The perfect is merging with the simple past in American English.
Ex: He (had) worked in Saudi Arabia for several months.
... the issue of whether the past perfect tense is falling out of use ... .
The Usage Panel prefers the past perfect, but the simple past is often acceptable. Seventy-seven percent prefer had talked to talked in the sentence I asked if he had talked to his doctor. This leaves, of course, 23 percent for whom talked is unobjectionable. The panel is even more tolerant of the simple past in this example, which does not involve the reporting of discourse. In a sentence such as Before I was introduced to her, I heard/had heard the rumor about her, 59 percent would require had heard, while 41 percent would allow heard. Thus it seems likely that many readers will not notice the omission of had—that is, the use of the simple past in preference to the past perfect—in these situations.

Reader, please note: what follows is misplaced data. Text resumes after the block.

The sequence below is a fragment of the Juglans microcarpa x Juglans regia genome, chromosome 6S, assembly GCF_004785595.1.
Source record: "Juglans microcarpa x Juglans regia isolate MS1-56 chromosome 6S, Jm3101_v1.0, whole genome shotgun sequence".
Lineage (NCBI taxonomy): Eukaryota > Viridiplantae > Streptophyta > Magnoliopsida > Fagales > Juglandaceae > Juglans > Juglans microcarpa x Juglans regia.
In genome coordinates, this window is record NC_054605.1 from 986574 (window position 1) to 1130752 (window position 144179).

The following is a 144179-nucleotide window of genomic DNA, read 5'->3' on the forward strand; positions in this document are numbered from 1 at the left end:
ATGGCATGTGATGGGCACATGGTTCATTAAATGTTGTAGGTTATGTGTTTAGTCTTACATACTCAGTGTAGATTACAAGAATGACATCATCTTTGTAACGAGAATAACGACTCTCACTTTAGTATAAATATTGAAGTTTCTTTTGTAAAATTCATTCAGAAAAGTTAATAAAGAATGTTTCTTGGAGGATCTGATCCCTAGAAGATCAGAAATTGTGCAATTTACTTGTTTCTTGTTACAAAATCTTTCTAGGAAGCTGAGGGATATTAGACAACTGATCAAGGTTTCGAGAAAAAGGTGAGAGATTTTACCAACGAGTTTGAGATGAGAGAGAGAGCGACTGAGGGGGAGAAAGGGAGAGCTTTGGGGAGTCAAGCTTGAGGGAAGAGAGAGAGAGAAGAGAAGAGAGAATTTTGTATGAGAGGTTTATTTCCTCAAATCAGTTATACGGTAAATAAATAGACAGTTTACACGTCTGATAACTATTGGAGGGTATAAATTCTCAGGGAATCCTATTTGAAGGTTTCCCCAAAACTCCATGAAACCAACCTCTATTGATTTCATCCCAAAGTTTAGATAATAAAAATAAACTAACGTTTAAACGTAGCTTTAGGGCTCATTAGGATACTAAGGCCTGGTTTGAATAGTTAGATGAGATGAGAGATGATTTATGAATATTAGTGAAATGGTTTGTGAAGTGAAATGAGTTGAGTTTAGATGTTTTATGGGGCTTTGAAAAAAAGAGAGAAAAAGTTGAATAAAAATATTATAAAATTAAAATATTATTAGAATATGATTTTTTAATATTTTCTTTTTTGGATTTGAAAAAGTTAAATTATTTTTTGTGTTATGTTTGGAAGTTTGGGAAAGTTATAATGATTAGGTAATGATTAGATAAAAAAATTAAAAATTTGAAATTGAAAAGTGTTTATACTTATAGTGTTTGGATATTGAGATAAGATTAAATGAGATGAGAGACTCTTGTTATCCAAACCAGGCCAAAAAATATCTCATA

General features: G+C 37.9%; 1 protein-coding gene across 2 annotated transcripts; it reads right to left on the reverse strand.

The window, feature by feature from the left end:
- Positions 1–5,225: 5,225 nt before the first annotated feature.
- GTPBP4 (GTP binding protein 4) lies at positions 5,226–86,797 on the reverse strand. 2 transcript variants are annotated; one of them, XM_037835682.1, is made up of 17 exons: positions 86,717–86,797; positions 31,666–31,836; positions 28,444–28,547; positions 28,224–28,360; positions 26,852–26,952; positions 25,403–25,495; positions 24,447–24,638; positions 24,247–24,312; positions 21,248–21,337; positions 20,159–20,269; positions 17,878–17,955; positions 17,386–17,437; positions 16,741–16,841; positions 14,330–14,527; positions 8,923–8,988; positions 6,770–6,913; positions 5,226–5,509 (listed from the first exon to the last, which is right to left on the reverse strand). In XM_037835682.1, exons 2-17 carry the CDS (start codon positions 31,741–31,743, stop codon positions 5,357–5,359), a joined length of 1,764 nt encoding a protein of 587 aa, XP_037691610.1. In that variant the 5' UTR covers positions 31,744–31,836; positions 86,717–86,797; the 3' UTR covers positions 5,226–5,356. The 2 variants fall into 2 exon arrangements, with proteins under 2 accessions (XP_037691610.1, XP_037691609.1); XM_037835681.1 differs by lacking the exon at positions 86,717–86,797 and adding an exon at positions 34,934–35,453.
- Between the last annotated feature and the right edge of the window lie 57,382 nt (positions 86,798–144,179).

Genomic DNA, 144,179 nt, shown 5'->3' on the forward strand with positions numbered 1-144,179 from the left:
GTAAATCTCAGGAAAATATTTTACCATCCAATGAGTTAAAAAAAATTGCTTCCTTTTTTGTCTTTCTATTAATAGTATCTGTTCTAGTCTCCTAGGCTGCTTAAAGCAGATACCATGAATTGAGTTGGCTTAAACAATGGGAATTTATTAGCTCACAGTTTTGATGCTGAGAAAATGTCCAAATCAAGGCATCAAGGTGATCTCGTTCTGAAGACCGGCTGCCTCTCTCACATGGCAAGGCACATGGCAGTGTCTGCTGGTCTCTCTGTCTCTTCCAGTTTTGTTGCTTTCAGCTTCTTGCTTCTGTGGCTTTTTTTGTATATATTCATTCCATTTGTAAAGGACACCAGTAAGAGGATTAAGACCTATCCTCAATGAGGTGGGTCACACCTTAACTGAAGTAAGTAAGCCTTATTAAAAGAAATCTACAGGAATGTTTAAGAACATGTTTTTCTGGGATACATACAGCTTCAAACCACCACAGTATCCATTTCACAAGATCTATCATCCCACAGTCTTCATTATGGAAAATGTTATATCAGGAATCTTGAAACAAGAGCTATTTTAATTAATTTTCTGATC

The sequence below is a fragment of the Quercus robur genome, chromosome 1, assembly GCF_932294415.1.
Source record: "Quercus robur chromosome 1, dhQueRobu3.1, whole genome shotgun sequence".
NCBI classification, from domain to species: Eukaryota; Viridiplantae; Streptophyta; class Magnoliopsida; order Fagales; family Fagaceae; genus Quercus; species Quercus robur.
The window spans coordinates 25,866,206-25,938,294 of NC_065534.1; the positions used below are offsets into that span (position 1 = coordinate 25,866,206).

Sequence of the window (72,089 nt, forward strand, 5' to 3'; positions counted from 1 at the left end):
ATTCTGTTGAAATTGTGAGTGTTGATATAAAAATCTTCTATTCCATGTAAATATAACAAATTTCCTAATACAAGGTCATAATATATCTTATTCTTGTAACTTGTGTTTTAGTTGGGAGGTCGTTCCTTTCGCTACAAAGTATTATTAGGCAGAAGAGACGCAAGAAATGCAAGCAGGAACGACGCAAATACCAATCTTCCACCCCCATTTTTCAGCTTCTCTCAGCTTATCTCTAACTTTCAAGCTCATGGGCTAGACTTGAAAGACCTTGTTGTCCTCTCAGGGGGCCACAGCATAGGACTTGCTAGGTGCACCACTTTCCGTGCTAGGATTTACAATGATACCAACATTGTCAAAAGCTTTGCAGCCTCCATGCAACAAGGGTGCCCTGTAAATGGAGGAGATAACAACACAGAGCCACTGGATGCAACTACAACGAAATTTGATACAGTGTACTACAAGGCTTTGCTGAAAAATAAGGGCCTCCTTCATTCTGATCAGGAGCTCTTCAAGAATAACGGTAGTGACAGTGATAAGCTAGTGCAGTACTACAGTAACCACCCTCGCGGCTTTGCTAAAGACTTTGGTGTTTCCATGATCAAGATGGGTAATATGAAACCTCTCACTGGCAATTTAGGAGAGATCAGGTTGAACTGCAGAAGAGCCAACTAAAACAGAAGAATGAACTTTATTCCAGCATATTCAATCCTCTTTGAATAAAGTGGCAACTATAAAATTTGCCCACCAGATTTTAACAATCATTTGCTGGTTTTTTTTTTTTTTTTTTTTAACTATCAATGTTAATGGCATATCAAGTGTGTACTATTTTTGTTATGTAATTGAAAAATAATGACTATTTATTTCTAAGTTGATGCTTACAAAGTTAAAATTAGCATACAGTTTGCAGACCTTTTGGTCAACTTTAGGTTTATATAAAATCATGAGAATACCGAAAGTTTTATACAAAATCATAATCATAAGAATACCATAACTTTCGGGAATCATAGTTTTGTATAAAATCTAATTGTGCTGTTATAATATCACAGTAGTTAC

Source § 68. verbs, tenses of. 1. Grammar. The American Heritage Book of English Usage. 1996